By Kent Larsen
Missionaries Give Lesson in Tolerance and Dedication
SAN JOSE, CALIFORNIA -- Fascinated with those that go door-to-door selling
wares and sharing their messages, Genevieve Roja of San Jose's Metroactive
News decided to see what going door-to-door is like and spent a day tracting
with two LDS sister missionaries in San Jose. Along the way, Roja learned to
admire the dedication of the missionaries and discoveres something about the
tolerance they are learning.
When Roja meets with President W. Kent Fitzgerald of the Church's San Jose
mission, she says she feels a little like she is visiting the principal's
office. President Fitzgerald "interviews" her and then brings her into a
room covered with magnetic dry-erase boards that Roja says "reminds me of a
War Room, and in some ways, it is." The boards are covered with cards -- one
for each missionary -- along with information about each missionary, who
their companion is, where they are living, what car they are driving and
similar information. There President Fitzgerald chooses the sister
missionaries that Roja will visit. He also asked her to dress like the sisters.
Roja says she was nervous about meeting the sisters, and the next day
arrives at their residence, meeting Sister Hatley and Sister Alyson Ashton.
Sister Hatley, 22, is a BYU mechanical engineering student from Copper
Creek, Alaska who is just three weeks from finishing her mission. Sister
Ashton, 21, is from Salt Lake City and is a University of Utah nursing
major. Roja sits down at the table with the sisters who, she discovers, have
prepared a "Missionary Weekly Planner" for her, the scheduling form that the
Church provides to missionaries. She there quickly gets an idea of the
They also let her take a look at the "mysterious 'rule book'" she has heard
missionaries follow. Roja there discovers that while the rules are strict,
they are set up so that missionaries "are not distracted from the purpose of
their mission." Over the rest of the day, Roja also learns a lot of the
mission practices that are not in the rule book. One of the latter is 'ring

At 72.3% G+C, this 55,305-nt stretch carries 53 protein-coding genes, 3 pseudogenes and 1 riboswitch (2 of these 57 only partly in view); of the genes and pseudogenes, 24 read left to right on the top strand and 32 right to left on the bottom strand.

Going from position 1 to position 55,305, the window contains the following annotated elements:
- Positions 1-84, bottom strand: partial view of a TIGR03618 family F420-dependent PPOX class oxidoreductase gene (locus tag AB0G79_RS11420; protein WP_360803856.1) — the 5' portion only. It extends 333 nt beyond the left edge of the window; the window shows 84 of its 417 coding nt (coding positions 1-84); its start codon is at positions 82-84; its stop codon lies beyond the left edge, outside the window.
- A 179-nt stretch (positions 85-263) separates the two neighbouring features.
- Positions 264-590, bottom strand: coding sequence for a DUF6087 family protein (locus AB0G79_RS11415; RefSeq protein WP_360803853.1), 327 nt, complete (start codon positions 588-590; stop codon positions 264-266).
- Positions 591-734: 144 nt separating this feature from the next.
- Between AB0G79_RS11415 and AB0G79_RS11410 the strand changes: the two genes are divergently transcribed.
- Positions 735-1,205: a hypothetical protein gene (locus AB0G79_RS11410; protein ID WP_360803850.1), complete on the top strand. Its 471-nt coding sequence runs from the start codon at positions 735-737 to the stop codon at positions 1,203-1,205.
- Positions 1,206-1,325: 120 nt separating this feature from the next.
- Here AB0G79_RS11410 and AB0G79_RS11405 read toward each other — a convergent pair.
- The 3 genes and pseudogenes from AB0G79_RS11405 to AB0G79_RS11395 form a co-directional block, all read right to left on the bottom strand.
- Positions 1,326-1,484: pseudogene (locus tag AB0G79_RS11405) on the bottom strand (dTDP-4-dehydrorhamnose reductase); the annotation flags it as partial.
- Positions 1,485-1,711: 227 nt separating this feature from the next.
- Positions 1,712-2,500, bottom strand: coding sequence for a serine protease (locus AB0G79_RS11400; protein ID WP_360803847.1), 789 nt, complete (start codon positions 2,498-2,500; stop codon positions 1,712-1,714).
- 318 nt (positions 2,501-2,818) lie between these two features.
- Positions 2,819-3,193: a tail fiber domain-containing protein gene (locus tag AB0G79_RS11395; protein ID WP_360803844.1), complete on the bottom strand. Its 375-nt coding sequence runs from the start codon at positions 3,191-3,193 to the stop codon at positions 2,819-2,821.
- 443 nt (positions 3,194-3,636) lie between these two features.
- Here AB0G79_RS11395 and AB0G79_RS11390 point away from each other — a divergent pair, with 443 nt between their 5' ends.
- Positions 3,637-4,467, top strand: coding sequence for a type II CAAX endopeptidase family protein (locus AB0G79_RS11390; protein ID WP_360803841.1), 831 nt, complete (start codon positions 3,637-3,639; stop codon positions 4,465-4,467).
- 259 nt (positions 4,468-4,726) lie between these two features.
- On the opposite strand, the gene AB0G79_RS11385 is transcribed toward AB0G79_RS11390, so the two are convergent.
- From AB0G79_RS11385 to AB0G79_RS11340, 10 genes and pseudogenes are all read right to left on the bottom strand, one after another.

once, knock twice,' that being the maximum number of times that the
missionaries are allowed to knock at a single door.
More impressive to Roja is the dedication she discovers as she spends the
day with Sister's Hatley and Ashton. "I was flabbergasted by their
dedication, their ability to persist even when stubborn, godless mules
kicked the door in their face," Roja writes. She is surprised at what they
put up with, "I marveled aloud at how they walked in dress shoes for 20
miles a day of tracting." In spite of the hard work, Roja observes that
"unlike a cult, they are free to leave at any time."
But, perhaps more importantly, Roja also discovers that the missionaries are
learning tolerance that they don't get from the public. From the rule book
Roja says that the only way missionaries enter is if they are invited. And
she doesn't see the sisters push too hard, "The sisters never press their
religion . . . and depart from the doorstep with a 'We have an 800 number
...' Other than that, no one is guilt-tripped into appointments."
Instead, they put up with teenagers staring at them when they go to lunch,
and when Roja asks them about it, Sister Ashton replies, "Oh, we're used to
it." They tell Rojas about how they handle doors slammed in their face, "You
just walk away," says Sister Ashton. "This isn't their calling," says Sister
Hatley, "This isn't their time to accept God." Sister Ashton adds, "It is
their home and they have the right to refuse, and some people do it in
In the end, Sister Hatley says that they are learning about tolerance, "Can
I just tell you how much I've learned about the world since I've been on
this mission? Tolerance isn't in abundance. This helps you build tolerance."
Roja is impressed by that, "In the end, I believe, the kingdom they are
seeking -- literally or metaphorically -- probably will be theirs, while the
rest of us will be searching for the front door."
San Jose CA Metroactive News 26Jul01 N1
By Genevieve Roja